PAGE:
Harvey, 7, died after electric shock 'flowed through his body', court hears
- Credit: PA
A seven-year-old boy was killed when he was electrocuted while playing with friend in a pub beer garden in Harold Wood, a court heard today.
Harvey Tyrrell died when an electric shock “flowed through his body” as he touched a metal railing while sitting on a defective light at the King Harold pub on September 11, 2018.
Colin Naylor, the electrician who installed the outdoor lighting in June 2018, denies manslaughter by gross negligence.
David Bearman, of Ardleigh Green Road, Hornchurch - who was the pub landlord and is Mr Naylor's brother-in-law - has previously pleaded guilty to the same charge, as well as stealing electricity. He is awaiting sentencing.
Opening the crown’s case today, prosecutor Duncan Penny QC said: “In essence, when young Harvey both touched one of the garden lights by sitting on it and took hold of some nearby metal railings it seems clear that electricity then flowed through his body, causing fatal damage.
“He collapsed to the ground in front of another boy with whom he was playing. These events were watched by a number of adults in the area who immediately went to assist him.”
Harvey’s mum and dad, Danielle Jones and Lewis Tyrrell, were both in the courtroom as the jury were shown CCTV footage from the pub of their little boy’s final moments.
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The young family had met Ms Jones’s parents, Harvey’s grandparents, and a friend for a family meal. Still in their school uniforms, Harvey and his friend could be seen running in and out of the pub. Moments later, people could be seen rushing towards the tragedy.
In a heartbreaking statement read out in court, Mr Tyrrell recalled arriving at the King Harold pub and seeing Harvey, who “ran up to him” and gave him a “kiss and a cuddle”.
Referring to the moment Harvey was electrocuted, he said: “His breathing was shallow and he was making gasping sounds like he had winded himself. I lifted up his eyelids and knew something was wrong, it looked unnatural and rolled back.”
The father of Harvey’s young friend, who cannot be named for legal reasons, was one of those who rushed out of the pub.
In his police witness statement read to the court, he said: “Harvey was sitting on the light when he touched the metal rail with both hands.
“He was leaning backwards with this head titled, looking up to the sky – then he just slumped motionless. I originally thought he had just fainted and moved him away from the bench into a clear area but he was not responsive.”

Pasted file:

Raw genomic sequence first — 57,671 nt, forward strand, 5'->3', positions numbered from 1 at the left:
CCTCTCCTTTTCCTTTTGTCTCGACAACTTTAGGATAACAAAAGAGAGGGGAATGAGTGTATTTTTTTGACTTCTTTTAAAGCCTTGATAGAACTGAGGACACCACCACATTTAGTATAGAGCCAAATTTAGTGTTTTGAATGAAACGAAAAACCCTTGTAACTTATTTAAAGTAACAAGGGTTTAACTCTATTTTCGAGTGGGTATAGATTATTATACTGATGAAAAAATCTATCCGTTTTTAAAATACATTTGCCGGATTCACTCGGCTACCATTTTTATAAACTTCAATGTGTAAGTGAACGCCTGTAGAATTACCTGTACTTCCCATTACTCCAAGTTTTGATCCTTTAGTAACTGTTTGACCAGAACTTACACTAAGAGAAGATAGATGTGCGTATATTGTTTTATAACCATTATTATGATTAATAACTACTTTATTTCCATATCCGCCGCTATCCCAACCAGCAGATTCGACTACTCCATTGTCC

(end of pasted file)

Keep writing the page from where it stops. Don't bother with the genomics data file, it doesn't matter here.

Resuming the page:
He gave Harvey CPR until paramedics arrived shortly after, when he attempted to demonstrate what had happened.
“I put one hand on the light and, with the other hand, I touched the metal hand rail,” his statement continued. “All of a sudden, I got a big electric shock and shouted.
“[Pub landlord] David Bearman saw this and I saw the panic in his face. He was looking at Harvey and I saw that he put his hand behind his back and touched the metal rail himself, I could see his hand flinched like he had been shocked.”
Another witness, Gary Jury, told the court he had transported the outdoor lighting system from Mr Bearman’s house to the King Harold pub before Mr Naylor installed them in the beer garden.
He was also at the scene on the evening of Harvey’s death, telling the court he attempted to perform mouth-to-mouth resuscitation on him.
He added: “I didn’t know until the next day that he had passed.”
Mr Naylor, 73, from Rayleigh, Essex, told police in an interview that the state of the pub’s electrics had caused him to “raise his eyebrows” before he installed the lights three months before Harvey’s death.
The prosecution told the court that Mr Naylor, who has 50 years’ experience as an electrician, told Mr Bearman that he did not “want to get involved in that side of it”.
Duncan Penny QC told the jury: “You might well think that installing an outdoor lighting circuit which would be subject to the vagaries of the British weather, this defendant was under a duty to check that every appropriate and adequate safety feature was present and functioning.”
Mr Naylor also denies a second charge of failing to discharge a duty under the Health and Safety at Work Act by failing to take reasonable care to limit the risk or prevent the danger of serious injury or death.
The two key pre-existing faults which “significantly contributed to the metal casing of the light fitting being live” on September 11, 2018, and “capable of inflicting electric shock” were the lack of appropriate insulation in the lighting circuit and the lack of earthing at the distribution board from which this circuit was powered, Mr Penny told the court.
Under health and safety regulations, pubs ought to have an annual check and be tested and inspected every five years by a competent person but no such records have ever been found for the King Harold.
Mr Penny added: “There can be no doubt that when the Health and Safety Executive came to inspect Mr Bearman's premises in September 2018 in the aftermath of these events, overall, the premises were very dangerous.”
The trial continues on Monday, January 25 at 10am.